Prepare for appointments. Bring someone along to keep notes. Buy a tape recorder to use when you meet your doctor. Make a list of questions, and ask the most important ones first in case the doctor gets called away.
'Follow the paper.' Ask for copies of all your test results. Find out where they will be sent and when you can expect to get them. If you don't hear back on time, call the office and find out their status. Breast-cancer survivor Virginia Yule, 56, puts it this way: "If you were having a refrigerator delivered on Tuesday, and it didn't come at 11, by 12 you would be on the phone to see where it was. Papers do get lost . . . and if you don't follow up on it yourself, you are partially responsible for it not being found."
Keep in touch. Contact the offices that schedule surgery, MRIs and CT scans, and make it clear you are willing to come in if there are cancellations. Check into options to have surgery earlier at clinics outside major centres.
Keep a journal. Note your symptoms, including the food you eat and any side effects you experience. Jot down any questions you may want to ask your doctors. Organize those questions for your appointment, and bring your journal so you can be specific.
Brenda Binder Parsons, a 44-year-old mother in Barrie, Ont., who has been struggling with breast cancer for more than a decade, recommends organizing a binder with a section for each doctor you see, and to keep your test results catalogued. "Summarize your health history into a one-page written document," she suggests, "so you don't have to repeat your whole story every time you seek another opinion or see a specialist."
Educate yourself. Use the Internet. Talk to health-care professionals and get help from staff at the hospital library. Ask your doctor for recommended websites. Contact cancer organizations that have information services. At Wellspring, a breast-cancer support organization based in Toronto, women across Canada can be faxed or mailed a package of information about their specific cancer.
"While it may be overwhelming at the beginning," says Angela Tomsic, 60, of Unionville, Ont., who is living with multiple myeloma, "you must learn to be your own best advocate."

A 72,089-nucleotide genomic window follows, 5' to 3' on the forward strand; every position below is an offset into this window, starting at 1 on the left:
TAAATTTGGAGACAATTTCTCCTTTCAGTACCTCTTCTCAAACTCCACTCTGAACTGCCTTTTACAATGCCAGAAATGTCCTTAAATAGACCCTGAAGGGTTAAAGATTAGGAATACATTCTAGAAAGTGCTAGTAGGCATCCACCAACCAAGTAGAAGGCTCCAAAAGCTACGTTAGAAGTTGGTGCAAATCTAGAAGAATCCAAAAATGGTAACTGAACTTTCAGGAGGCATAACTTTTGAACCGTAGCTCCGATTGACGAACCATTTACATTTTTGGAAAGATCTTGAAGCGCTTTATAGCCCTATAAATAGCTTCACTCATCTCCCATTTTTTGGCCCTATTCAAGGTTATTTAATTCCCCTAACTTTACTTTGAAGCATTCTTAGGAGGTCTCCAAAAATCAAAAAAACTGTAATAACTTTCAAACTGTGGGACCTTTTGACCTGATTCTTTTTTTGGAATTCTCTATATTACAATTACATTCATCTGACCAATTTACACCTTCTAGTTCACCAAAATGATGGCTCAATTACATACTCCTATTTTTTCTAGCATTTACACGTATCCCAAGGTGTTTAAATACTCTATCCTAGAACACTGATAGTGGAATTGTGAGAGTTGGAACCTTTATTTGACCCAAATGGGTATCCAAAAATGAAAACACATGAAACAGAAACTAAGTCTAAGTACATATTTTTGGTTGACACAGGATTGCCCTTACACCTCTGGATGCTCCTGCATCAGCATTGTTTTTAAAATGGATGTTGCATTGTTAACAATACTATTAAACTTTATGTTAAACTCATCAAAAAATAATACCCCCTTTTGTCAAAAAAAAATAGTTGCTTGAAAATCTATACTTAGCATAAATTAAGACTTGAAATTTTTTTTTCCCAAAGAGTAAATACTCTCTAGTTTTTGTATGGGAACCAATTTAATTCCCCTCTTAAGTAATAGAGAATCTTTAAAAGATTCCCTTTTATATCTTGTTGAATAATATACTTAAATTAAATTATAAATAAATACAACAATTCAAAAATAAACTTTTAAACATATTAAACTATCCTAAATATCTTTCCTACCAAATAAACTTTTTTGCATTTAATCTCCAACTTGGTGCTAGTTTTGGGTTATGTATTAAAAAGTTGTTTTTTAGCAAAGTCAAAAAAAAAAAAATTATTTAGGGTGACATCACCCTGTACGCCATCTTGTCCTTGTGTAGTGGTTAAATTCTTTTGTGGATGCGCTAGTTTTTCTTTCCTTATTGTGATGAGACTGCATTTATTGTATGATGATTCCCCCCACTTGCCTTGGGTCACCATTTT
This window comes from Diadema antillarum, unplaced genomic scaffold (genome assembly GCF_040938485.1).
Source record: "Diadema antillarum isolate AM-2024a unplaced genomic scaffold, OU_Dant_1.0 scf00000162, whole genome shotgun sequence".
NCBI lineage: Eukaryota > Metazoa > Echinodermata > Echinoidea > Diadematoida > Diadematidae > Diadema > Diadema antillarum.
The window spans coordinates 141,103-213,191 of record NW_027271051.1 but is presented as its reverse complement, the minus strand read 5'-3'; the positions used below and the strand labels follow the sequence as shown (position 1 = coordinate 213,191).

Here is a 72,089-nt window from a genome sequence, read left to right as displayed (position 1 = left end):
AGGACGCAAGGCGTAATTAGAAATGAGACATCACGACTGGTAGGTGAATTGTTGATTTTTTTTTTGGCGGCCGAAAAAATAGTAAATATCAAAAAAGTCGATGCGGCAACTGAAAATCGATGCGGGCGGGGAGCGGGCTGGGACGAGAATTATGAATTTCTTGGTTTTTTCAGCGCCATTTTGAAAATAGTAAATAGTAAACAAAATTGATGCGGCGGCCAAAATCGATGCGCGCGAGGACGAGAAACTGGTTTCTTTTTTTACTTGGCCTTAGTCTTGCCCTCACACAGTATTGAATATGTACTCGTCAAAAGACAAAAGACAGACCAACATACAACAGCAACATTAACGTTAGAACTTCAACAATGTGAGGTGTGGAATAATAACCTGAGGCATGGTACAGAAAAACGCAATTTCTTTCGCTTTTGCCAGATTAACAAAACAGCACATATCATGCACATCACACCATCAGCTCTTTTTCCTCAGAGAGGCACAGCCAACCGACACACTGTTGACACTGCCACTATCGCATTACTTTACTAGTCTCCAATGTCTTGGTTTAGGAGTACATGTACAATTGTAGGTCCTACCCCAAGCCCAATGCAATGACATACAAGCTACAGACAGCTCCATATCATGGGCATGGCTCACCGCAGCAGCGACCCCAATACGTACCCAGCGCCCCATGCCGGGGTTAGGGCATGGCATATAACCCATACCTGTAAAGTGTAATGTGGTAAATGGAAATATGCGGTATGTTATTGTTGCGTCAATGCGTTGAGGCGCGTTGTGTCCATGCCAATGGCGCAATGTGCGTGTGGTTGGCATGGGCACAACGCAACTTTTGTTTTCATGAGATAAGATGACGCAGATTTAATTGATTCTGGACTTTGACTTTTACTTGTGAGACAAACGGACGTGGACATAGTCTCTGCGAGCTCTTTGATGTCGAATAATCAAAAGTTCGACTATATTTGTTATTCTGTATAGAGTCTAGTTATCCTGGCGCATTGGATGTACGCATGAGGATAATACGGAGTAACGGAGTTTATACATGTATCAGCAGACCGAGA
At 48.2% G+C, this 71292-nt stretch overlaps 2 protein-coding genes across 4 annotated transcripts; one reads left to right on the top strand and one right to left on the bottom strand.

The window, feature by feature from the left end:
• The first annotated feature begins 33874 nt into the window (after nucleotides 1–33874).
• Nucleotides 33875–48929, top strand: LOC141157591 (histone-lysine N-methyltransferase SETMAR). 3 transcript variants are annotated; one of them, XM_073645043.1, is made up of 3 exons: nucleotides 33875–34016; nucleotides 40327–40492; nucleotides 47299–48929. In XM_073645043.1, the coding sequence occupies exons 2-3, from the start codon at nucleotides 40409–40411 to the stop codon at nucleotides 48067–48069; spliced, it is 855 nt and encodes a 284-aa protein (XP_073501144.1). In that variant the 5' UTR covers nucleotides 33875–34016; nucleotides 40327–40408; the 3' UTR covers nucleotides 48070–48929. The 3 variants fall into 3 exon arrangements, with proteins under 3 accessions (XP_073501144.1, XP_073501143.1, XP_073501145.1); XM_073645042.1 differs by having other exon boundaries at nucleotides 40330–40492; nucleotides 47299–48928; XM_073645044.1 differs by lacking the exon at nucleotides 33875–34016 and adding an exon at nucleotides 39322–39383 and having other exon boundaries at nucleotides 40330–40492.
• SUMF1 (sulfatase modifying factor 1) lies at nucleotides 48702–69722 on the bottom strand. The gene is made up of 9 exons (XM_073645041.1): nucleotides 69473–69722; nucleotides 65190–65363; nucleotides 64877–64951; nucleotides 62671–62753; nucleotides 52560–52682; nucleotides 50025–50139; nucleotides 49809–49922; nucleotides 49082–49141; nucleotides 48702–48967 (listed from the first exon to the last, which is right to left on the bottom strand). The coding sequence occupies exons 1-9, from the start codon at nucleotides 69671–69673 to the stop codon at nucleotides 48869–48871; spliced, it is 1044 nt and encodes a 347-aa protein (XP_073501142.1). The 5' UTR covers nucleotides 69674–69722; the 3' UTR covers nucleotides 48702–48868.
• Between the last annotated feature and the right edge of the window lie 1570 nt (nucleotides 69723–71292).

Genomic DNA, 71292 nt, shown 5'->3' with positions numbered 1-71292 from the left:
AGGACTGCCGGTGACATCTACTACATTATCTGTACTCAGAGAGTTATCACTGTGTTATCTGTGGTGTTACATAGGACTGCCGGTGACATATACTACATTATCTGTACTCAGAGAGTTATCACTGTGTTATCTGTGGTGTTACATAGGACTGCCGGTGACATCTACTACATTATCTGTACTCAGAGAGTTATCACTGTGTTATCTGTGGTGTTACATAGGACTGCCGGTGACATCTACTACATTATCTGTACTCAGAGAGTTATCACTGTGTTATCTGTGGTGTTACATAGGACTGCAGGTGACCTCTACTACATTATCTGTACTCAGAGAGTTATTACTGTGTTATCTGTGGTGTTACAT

Check your sources. The most accurate information will be found on websites from the cancer agencies and hospitals in Canada and the United States, and well as major non-profit organizations such as the Canadian Cancer Society. Learn about your particular kind of cancer so you know which clinical trials, treatment options and personal experiences apply to your case.
Glenda Rutka, a 50-year-old-Burlington, Ont., woman with ovarian cancer, warns: "Too much information can be a bad thing. It is important to understand your disease . . . [but] you don't want to mentally exhaust yourself in the process."
Use contacts. Reach out to friends, family, medical staff and professional contacts to help you navigate the system. Find support groups. The Cancer Society, for example, operates a telephone support program that connects cancer patients with people who have also faced the disease. Says Spike Harris, 46, an ovarian-cancer survivor in Vancouver: "Be clear about what you want, even if it changes by the day, or by the hour. Be authentic with people."
Get second opinions. Build a relationship with a pharmacist, who can give advice on how best to take your medications and what might help you cope with side effects. And find a doctor who takes the time to answer your questions and whose advice you trust. If you don't like your oncologist, ask for someone else. If your doctor is too busy, ask him who can give you more information.
The last word. From Yvonne Merchant, 61, living with cancer in Calgary: "Make sure you ask a lot of questions, and never feel stupid doing so."